Mentoring Matters: Teresa Di Felice on Balancing Objectives with Morale

Roundtable Member, Teresa Di Felice, AVP of Government & Community Relations for CAA, shares strategies for balancing organizational objectives with team morale and mental health. You can also download the PDF to read later.

Q:  My team is under a lot of pressure and it’s a struggle to meet our targets. It’s had a direct impact on the overall morale and “team mojo,” and I can feel that everyone is a little down. How can I re-energize my team and balance objectives with everyone’s mental health?


Teresa’s Point of View

This scenario plays out every day in all types of workplaces. Resources are a constant challenge along with the desire to still achieve ever-growing targets or objectives. Let’s face it, does anyone ever set a lower target than what they achieved the year before?

The last two years have amplified what was becoming more obvious over the last 5-10 years – mental health and well-being in the workplace cannot be ignored.

Check In With Your People

People can produce under extraordinary circumstances. That being said, it is unsustainable if your people are continuously drained with nothing to “fill the tank” from an emotional, mental, and physical perspective. Employee satisfaction and commitment have been directly linked to how people feel about a number of things:

  • They know what is expected of them – behaviours, goals, objectives.
  • The team/workplace culture is a safe place for them to show up every day.
  • Empathy is the standard, not the exception.
  • They are listened to and feel respected.
  • They feel leaders and the organization are committed to their development and well-being.

The “great resignation” is a result of living and working through a pandemic that shook up where and how we function and gave everyone an opportunity to stop, think, explore, and understand what they want out of their work life and how it balances their own personal values and needs.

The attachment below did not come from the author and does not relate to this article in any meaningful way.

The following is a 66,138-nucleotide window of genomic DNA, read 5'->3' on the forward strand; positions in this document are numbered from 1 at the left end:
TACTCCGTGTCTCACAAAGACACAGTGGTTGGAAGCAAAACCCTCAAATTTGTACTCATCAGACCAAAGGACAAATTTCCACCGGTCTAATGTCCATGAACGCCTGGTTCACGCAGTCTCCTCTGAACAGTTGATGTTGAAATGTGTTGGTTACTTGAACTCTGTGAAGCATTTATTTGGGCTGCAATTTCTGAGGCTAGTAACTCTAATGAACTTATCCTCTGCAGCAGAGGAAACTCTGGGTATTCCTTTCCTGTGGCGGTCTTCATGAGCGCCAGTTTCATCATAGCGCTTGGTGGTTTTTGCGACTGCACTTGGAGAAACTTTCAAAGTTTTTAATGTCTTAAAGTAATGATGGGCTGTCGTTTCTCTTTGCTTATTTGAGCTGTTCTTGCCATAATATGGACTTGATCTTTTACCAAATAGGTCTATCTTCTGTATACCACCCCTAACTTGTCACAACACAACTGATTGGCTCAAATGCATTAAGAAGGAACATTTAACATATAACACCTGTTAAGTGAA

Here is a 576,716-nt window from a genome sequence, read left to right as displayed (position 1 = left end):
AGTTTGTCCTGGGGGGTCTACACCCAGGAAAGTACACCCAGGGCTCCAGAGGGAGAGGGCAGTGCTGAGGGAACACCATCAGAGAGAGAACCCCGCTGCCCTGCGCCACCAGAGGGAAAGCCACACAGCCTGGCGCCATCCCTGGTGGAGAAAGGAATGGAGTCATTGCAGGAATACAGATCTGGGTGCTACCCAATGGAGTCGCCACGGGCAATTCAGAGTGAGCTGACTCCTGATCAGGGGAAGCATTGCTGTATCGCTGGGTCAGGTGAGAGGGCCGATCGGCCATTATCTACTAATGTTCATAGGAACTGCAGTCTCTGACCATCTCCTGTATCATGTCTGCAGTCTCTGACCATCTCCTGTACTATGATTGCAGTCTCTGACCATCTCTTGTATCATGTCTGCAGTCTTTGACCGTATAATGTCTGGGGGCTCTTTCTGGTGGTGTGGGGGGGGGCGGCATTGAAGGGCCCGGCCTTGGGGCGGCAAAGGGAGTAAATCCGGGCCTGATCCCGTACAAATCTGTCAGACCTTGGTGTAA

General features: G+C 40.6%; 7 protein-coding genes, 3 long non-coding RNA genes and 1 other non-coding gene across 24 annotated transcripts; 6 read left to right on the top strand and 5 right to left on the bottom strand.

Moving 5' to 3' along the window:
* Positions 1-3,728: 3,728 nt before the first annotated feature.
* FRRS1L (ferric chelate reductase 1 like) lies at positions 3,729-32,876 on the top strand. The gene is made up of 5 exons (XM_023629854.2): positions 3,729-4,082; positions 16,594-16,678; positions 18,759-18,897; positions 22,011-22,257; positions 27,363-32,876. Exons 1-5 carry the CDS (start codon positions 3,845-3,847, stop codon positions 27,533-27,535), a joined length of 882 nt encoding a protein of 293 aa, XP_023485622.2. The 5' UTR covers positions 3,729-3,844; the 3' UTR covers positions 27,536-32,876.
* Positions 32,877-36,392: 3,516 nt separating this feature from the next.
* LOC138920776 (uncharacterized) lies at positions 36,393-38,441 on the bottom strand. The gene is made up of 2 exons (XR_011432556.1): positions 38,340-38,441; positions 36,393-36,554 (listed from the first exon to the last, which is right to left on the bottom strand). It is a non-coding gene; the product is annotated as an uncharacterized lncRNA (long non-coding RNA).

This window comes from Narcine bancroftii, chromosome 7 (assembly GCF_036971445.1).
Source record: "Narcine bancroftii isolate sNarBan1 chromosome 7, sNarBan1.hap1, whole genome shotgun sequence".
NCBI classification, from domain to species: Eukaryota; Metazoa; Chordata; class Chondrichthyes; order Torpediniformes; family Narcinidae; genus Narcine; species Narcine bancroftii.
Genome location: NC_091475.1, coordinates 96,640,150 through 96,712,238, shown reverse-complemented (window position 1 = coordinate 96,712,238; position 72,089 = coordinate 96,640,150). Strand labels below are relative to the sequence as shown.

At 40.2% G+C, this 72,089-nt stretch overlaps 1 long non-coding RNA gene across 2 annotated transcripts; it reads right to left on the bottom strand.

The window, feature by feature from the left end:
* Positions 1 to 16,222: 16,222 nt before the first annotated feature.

Key Questions

As a leader, it is imperative to take stock of people’s emotional states, as part of assessing performance. Some things to consider:

  • Is the conversation only about work and/or the targets?
  • Have your vocal people gone quiet?
  • Do you provide a forum for your introverts to have a voice?
  • Are there lots of sidebar meetings and conversations after team meetings (or even during meetings)?
  • Are you keeping in touch with what is happening in people’s lives to understand what may not be stated?
  • Does your gut tell you something is off? If it doesn’t feel like everything is okay, it probably isn’t.

As leaders, there is pressure to ensure you are meeting your targets/objectives which means being on top of the team’s performance and productivity. It’s also a leader’s responsibility to create the right environment for building the team’s capacity and capabilities, as well as the culture and environment for optimal individual performance. We have to be humble to hear and respond to the challenges as part of achieving results. What are we not seeing or hearing, and how do our own behaviours have to adapt to respond?

Dig Deeper

If you sense something is off with an individual or the team, you need to explore and ask. Be open and transparent if you are taking an approach that is different from your normal behaviours. And then listen. Validate what you are hearing. Take it away and think about it to determine the best course of action.

Skip-level meetings are a great way to get a pulse on the broader team and dig deeper into what is happening at a personal and professional level. Team surveys are another option. Ask for help from superiors or other areas, like human resources.

Clear realities sometimes surface from these explorations. Do the targets and resources need to be adjusted? Can other projects be delayed to lighten the load? Does someone need more support? However you choose to listen, make sure it’s a safe environment and that people are not penalized or regarded negatively for speaking out.


Finally, make sure the drive to achieve the targets doesn’t suck all the energy.  Integrate opportunities for team fun – whether it’s a virtual or in-person social activity. Celebrate small achievements and efforts that contribute to the final targets. Break down a big project/target into smaller parts, and celebrate the milestones to keep the energy up.  If your organization is like mine, there are resources like mental health awareness, wellness activities and initiatives, and tools that promote mindfulness. I start off team meetings with a “good news” session. We have celebrated new puppies, potty training success, a show and tell of a prized purchase and so much more. Team members share good news or things that make them happy. It creates a safe support network and sets a feel-good tone for the rest of the meeting and it humanizes all of us.


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